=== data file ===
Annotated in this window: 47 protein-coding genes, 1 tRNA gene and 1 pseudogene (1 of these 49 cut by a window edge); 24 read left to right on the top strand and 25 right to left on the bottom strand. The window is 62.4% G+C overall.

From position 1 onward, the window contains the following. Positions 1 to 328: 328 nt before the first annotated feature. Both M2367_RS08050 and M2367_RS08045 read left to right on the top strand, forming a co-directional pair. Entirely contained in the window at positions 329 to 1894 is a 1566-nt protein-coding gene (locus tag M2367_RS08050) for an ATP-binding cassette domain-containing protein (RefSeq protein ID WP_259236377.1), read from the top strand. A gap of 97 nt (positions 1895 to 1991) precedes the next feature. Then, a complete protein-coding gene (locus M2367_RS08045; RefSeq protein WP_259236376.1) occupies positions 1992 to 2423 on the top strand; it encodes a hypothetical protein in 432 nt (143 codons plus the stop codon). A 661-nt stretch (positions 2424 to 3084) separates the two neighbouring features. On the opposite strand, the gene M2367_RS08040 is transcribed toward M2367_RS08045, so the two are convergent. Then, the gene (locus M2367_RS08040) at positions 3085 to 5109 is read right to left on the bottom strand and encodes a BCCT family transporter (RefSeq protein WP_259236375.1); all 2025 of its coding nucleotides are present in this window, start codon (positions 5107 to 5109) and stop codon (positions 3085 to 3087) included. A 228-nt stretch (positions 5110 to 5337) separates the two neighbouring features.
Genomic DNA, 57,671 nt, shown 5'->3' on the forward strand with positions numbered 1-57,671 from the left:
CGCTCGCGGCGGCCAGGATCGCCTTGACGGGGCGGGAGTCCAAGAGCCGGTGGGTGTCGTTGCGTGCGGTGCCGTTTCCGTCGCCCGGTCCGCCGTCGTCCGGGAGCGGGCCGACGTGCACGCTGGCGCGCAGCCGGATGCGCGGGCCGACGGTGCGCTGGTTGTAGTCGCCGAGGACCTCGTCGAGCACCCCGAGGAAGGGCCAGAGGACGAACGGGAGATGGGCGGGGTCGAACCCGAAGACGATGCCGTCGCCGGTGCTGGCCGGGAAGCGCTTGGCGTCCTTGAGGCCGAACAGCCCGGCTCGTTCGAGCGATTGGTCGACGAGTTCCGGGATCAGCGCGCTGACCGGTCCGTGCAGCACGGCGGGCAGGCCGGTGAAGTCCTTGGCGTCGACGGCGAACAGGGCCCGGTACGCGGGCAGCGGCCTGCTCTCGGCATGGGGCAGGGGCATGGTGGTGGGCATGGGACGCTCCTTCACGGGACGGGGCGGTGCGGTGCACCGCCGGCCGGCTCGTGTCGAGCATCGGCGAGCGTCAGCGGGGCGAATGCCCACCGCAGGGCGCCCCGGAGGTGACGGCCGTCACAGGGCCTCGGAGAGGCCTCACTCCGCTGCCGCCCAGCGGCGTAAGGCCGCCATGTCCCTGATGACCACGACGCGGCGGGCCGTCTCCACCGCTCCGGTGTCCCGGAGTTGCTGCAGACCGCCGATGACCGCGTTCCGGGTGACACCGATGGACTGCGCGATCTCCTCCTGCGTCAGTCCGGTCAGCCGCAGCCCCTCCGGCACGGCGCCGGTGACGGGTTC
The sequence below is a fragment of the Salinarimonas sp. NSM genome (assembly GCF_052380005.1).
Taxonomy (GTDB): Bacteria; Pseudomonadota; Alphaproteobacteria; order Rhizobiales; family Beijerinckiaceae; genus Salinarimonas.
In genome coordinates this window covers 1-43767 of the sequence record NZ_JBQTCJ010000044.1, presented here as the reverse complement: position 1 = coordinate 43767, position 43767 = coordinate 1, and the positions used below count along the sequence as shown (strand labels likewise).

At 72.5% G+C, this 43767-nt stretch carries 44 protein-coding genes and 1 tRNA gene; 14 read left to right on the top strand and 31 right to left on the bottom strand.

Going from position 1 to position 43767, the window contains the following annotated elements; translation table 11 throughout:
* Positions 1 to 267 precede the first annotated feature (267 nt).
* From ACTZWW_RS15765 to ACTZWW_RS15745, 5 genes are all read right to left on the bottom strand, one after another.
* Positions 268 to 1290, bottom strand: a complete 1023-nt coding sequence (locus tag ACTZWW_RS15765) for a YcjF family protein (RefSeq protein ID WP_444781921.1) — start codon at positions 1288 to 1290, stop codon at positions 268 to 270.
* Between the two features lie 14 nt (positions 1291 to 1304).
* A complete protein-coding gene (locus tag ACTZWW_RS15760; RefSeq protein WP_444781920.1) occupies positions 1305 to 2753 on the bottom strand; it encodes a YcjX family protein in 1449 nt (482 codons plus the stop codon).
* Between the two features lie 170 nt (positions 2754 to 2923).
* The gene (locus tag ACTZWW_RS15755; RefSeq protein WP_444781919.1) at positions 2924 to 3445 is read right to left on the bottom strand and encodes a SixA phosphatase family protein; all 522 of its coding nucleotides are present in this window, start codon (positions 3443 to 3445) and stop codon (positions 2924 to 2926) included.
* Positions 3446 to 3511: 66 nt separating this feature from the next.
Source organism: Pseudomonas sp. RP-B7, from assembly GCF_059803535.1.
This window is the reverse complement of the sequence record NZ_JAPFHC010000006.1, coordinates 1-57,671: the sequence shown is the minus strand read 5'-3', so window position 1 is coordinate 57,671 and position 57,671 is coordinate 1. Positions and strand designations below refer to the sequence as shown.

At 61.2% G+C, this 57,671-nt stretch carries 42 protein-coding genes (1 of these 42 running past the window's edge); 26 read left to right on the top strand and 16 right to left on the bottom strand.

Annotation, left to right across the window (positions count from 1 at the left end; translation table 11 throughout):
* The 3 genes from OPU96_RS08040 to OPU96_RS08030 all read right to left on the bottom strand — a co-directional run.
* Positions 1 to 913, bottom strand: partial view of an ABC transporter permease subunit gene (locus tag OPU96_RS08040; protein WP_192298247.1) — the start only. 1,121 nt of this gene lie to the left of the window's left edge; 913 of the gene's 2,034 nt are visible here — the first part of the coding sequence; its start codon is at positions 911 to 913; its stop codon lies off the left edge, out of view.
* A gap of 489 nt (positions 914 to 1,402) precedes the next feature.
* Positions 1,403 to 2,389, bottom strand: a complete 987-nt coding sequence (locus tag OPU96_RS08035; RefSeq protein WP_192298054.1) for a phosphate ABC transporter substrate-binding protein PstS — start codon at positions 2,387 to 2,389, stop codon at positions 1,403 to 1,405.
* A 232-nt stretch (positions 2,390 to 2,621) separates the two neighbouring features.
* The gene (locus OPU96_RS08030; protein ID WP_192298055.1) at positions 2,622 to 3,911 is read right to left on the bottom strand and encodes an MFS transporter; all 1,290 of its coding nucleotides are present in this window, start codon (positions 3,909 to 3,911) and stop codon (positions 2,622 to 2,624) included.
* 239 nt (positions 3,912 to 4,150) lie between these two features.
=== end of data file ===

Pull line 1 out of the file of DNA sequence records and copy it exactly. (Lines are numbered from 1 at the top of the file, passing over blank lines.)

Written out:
Annotated in this window: 47 protein-coding genes, 1 tRNA gene and 1 pseudogene (1 of these 49 cut by a window edge); 24 read left to right on the top strand and 25 right to left on the bottom strand. The window is 62.4% G+C overall.